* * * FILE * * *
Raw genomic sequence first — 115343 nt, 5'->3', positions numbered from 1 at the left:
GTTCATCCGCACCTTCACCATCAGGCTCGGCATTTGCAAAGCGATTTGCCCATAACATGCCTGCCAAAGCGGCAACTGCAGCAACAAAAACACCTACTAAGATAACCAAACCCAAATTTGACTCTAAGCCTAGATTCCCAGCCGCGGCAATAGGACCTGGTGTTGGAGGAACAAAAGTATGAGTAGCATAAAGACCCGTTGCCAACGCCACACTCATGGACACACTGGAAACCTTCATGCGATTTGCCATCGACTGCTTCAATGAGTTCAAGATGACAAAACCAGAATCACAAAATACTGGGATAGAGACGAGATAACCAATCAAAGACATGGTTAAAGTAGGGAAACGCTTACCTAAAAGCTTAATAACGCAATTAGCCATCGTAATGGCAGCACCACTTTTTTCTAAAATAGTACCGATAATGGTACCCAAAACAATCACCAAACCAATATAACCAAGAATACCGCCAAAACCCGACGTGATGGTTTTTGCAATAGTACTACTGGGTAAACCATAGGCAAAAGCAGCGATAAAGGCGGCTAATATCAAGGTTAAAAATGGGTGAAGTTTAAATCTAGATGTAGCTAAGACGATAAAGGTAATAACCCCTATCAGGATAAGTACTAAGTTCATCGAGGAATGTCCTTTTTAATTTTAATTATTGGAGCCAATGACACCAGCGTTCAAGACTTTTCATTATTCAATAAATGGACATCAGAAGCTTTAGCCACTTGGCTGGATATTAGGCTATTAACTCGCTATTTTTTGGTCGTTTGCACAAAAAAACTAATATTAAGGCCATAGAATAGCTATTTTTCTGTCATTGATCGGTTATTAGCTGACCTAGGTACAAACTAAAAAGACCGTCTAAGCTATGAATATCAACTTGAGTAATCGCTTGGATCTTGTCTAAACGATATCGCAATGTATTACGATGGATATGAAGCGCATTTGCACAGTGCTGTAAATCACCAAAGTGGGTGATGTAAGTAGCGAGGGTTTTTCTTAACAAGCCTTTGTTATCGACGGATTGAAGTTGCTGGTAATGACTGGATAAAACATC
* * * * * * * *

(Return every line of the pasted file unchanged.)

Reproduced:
Raw genomic sequence first — 115343 nt, 5'->3', positions numbered from 1 at the left:
GTTCATCCGCACCTTCACCATCAGGCTCGGCATTTGCAAAGCGATTTGCCCATAACATGCCTGCCAAAGCGGCAACTGCAGCAACAAAAACACCTACTAAGATAACCAAACCCAAATTTGACTCTAAGCCTAGATTCCCAGCCGCGGCAATAGGACCTGGTGTTGGAGGAACAAAAGTATGAGTAGCATAAAGACCCGTTGCCAACGCCACACTCATGGACACACTGGAAACCTTCATGCGATTTGCCATCGACTGCTTCAATGAGTTCAAGATGACAAAACCAGAATCACAAAATACTGGGATAGAGACGAGATAACCAATCAAAGACATGGTTAAAGTAGGGAAACGCTTACCTAAAAGCTTAATAACGCAATTAGCCATCGTAATGGCAGCACCACTTTTTTCTAAAATAGTACCGATAATGGTACCCAAAACAATCACCAAACCAATATAACCAAGAATACCGCCAAAACCCGACGTGATGGTTTTTGCAATAGTACTACTGGGTAAACCATAGGCAAAAGCAGCGATAAAGGCGGCTAATATCAAGGTTAAAAATGGGTGAAGTTTAAATCTAGATGTAGCTAAGACGATAAAGGTAATAACCCCTATCAGGATAAGTACTAAGTTCATCGAGGAATGTCCTTTTTAATTTTAATTATTGGAGCCAATGACACCAGCGTTCAAGACTTTTCATTATTCAATAAATGGACATCAGAAGCTTTAGCCACTTGGCTGGATATTAGGCTATTAACTCGCTATTTTTTGGTCGTTTGCACAAAAAAACTAATATTAAGGCCATAGAATAGCTATTTTTCTGTCATTGATCGGTTATTAGCTGACCTAGGTACAAACTAAAAAGACCGTCTAAGCTATGAATATCAACTTGAGTAATCGCTTGGATCTTGTCTAAACGATATCGCAATGTATTACGATGGATATGAAGCGCATTTGCACAGTGCTGTAAATCACCAAAGTGGGTGATGTAAGTAGCGAGGGTTTTTCTTAACAAGCCTTTGTTATCGACGGATTGAAGTTGCTGGTAATGACTGGATAAAACATC